In Rising Moon, Moshe Miller explores the biblical book of Ruth, traditionally read on the upcoming holiday of Shavuot. Ruth begins with the words “It was when the judges judged,” and ends with the title character giving birth to a son who will be the grandfather of David. As Sarah Rindner writes in her review, Miller thus situates Ruth as the bridge between two biblical books: Judges and Samuel.
For Miller, the difference between the period of the Judges, and even the first biblical king, Saul, and his successor David, comes down to something like grace. True kingship, or malkhut, cannot be imposed on a nation—it cannot even be requested by that nation. In Hebrew, the name Saul . . . literally means “asked for,” and Saul’s coronation is rooted in the people “asking” for a king. Kingship, on the other hand, must emerge organically as a kind of “center around which the nation could coalesce”—as exemplified by the more enduring kingship of David and his progeny.
Malkhut [therefore] is a natural outgrowth of a development that has reached a stage demanding integration. It must grow out of a vast complex of interrelationships that insists upon it. Asking for kingship guarantees its failure. . . .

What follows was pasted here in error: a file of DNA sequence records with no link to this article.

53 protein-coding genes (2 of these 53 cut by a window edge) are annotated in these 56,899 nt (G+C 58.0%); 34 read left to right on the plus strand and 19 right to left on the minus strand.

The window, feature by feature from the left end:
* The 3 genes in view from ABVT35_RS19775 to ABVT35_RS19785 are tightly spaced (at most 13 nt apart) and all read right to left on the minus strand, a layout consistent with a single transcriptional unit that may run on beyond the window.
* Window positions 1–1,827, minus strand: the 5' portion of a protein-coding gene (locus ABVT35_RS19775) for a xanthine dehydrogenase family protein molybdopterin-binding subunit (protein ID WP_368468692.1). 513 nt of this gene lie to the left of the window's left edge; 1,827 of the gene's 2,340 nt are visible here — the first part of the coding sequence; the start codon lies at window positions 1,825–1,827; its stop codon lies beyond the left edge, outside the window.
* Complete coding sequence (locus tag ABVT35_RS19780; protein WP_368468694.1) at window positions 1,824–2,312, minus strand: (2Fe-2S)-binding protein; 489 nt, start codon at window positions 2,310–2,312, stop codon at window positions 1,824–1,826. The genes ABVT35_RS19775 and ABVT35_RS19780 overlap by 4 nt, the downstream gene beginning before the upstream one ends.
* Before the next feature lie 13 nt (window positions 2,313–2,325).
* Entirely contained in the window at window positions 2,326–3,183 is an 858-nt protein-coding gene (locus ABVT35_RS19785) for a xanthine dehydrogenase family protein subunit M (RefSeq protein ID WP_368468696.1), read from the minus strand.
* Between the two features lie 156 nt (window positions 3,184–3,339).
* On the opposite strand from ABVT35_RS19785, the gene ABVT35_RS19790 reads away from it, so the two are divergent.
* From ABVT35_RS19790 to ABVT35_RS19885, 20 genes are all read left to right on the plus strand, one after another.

According to Miller, kingship emerges from a web of personal relationships among members of the nation. It is therefore fitting that some of the greatest love stories of the Bible all emerge alongside the first major instantiation of malkhut: the stories of Ruth and [her mother-in-law] Naomi, Ruth and [her eventual husband] Boaz, Saul and [his protégé] David, Jonathan and [his best friend] David, and David and [his lover-turned-wife] Bathsheba. Even the name David derives from the Hebrew word dod, meaning beloved. Love, of course, cannot be forced, but emerges naturally and organically to ultimately produce a union that is greater than the sum of its parts.